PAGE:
Why Military Personnel Costs Have Soared Since 9/11
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The Fiscal Times
August 18, 2014

In the years since the 9/11 attacks propelled the U.S. into war in Afghanistan – and the alleged threat of weapons of mass destruction in Iraq led the country to war there as well – it has become much more expensive for the U.S. to keep a soldier or sailor on active duty.

According to a joint research project by the Bipartisan Policy Center (BPC) and the American Enterprise Institute (AEI), the Defense Department spends 43 percent more, on average, every year on service members’ compensation, after adjusting for inflation. In 2001, the study finds, total compensation costs, including salary, health care, retirement programs, commissaries and other services were $88,000 per service member in today’s dollars. By 2012, that figure had risen to $125,000.

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The figures calculated by BPC and AEI reflect only DOD’s spending on active duty personnel. The figures don’t include funding for the Department of Veterans Affairs and other services delivered outside the DOD budget. Also left out of the calculation are personnel costs related to the ongoing war in Afghanistan.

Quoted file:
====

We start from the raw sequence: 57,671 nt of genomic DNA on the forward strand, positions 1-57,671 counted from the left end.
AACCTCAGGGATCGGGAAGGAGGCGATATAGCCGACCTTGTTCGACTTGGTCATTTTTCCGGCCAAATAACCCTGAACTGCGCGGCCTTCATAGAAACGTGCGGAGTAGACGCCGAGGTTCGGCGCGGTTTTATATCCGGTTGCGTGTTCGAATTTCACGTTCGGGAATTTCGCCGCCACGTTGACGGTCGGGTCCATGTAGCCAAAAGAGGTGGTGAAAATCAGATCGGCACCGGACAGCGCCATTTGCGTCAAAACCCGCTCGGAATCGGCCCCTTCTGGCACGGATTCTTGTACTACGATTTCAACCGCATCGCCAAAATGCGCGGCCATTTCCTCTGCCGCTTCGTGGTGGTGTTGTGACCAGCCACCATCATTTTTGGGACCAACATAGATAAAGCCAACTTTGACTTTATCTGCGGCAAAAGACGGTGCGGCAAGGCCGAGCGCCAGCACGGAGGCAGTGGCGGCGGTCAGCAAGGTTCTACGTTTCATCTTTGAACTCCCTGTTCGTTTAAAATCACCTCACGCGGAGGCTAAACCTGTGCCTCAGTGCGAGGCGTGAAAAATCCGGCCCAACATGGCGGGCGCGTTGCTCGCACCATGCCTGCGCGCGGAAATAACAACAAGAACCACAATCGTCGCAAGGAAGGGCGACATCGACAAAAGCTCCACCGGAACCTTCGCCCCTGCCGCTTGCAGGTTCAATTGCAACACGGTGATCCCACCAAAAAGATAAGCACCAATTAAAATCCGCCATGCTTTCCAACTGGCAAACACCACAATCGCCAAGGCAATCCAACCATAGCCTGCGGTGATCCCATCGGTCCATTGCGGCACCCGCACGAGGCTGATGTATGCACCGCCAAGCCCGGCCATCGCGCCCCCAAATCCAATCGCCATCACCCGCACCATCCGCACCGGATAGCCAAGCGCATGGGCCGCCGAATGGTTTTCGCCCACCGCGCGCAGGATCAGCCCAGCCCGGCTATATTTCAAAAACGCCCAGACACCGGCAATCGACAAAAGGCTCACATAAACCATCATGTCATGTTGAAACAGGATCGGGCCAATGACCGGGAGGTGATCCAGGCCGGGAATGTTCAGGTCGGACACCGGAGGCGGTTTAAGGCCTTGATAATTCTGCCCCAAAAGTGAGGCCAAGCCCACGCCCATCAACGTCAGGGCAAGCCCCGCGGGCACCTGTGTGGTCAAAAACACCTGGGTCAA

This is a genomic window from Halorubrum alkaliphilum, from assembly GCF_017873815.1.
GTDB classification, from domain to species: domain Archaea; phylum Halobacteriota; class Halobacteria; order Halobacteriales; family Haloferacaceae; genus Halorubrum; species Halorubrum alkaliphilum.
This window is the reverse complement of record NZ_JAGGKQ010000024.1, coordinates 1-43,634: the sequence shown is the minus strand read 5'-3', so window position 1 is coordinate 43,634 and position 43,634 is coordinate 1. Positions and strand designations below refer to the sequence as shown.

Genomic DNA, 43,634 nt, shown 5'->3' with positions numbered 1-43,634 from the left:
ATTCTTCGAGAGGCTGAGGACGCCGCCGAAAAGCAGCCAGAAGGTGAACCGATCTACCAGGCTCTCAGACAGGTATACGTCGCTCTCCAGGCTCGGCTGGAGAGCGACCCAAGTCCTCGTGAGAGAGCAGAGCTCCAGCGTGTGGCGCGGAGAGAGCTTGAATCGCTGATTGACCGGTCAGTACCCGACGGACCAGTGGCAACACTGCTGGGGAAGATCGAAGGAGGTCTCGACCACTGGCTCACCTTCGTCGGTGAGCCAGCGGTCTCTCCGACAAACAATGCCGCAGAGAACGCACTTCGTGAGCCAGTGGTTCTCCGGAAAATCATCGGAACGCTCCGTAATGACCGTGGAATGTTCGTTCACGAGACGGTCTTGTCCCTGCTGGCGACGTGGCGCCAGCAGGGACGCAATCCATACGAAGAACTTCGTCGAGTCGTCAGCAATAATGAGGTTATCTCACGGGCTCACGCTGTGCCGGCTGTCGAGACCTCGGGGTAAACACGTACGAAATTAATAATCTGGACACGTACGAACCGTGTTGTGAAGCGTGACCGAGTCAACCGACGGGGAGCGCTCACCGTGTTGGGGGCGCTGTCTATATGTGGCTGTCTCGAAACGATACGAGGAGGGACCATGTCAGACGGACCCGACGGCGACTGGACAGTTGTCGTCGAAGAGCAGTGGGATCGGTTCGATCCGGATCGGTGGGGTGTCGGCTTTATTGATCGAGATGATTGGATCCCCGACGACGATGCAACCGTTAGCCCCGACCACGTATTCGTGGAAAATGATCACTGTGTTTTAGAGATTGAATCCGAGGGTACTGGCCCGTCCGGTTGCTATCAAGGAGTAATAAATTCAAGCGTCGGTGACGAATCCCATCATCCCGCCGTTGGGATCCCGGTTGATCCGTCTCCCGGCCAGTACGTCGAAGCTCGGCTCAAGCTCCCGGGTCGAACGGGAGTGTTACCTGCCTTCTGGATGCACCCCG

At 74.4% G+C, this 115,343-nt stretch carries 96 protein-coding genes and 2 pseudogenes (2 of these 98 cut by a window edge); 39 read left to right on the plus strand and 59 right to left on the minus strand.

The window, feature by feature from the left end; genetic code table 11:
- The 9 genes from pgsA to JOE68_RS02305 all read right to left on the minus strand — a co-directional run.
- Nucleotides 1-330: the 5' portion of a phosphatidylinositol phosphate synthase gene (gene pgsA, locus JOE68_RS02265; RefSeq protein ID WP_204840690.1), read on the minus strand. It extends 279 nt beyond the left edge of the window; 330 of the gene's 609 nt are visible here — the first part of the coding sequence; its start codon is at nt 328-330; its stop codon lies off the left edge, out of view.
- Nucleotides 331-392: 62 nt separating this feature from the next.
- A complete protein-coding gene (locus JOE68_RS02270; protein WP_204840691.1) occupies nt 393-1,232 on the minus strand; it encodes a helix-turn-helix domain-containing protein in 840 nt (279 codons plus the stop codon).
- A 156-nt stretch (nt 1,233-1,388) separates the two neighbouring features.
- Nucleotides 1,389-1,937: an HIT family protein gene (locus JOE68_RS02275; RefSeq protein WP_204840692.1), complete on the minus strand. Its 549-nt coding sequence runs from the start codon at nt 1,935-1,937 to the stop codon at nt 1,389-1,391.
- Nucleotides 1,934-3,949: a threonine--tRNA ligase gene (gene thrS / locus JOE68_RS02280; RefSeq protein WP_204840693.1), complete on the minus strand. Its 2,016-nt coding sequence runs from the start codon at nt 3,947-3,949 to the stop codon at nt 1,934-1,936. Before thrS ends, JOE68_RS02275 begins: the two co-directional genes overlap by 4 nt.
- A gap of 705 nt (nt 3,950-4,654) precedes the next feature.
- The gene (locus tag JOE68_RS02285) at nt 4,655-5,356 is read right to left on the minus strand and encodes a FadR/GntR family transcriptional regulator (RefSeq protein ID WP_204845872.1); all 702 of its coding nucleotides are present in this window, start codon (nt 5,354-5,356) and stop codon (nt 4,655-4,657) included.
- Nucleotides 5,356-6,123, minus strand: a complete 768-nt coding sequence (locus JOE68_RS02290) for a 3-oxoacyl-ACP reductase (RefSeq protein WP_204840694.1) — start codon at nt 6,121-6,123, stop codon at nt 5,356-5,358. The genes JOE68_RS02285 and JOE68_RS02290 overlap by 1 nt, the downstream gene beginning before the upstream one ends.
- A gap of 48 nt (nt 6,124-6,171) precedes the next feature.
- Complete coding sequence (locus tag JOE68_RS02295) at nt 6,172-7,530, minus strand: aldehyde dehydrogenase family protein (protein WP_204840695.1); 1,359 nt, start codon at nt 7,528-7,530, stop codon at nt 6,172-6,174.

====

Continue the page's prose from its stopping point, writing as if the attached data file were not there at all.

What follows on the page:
The increased per capita personnel costs are particularly significant because of continuing cuts to the defense budget, which began with the sequester in 2013 and 2014, and are expected to continue into the future. To be sure, defense spending remains significantly higher than it was in 2001, but the findings of the report suggest that as personnel costs take up an increasingly large share of the budget, other priorities risk being crowded out.

“Unless structural changes come soon, the only way to meet the sequester spending caps set in the Budget Control Act of 2011 would be to continue to shrink the armed forces or cut other essential portions of the defense budget,” the authors write. “There is no doubt that unchecked personnel cost growth would crowd out other critical investments in training, readiness, modernization, and innovation.”

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A longtime reporter on the intersection of the federal government and the private sector, Rob Garver is National Correspondent, based in Washington, D.C. He has written for ProPublica, The New York Times and other publications.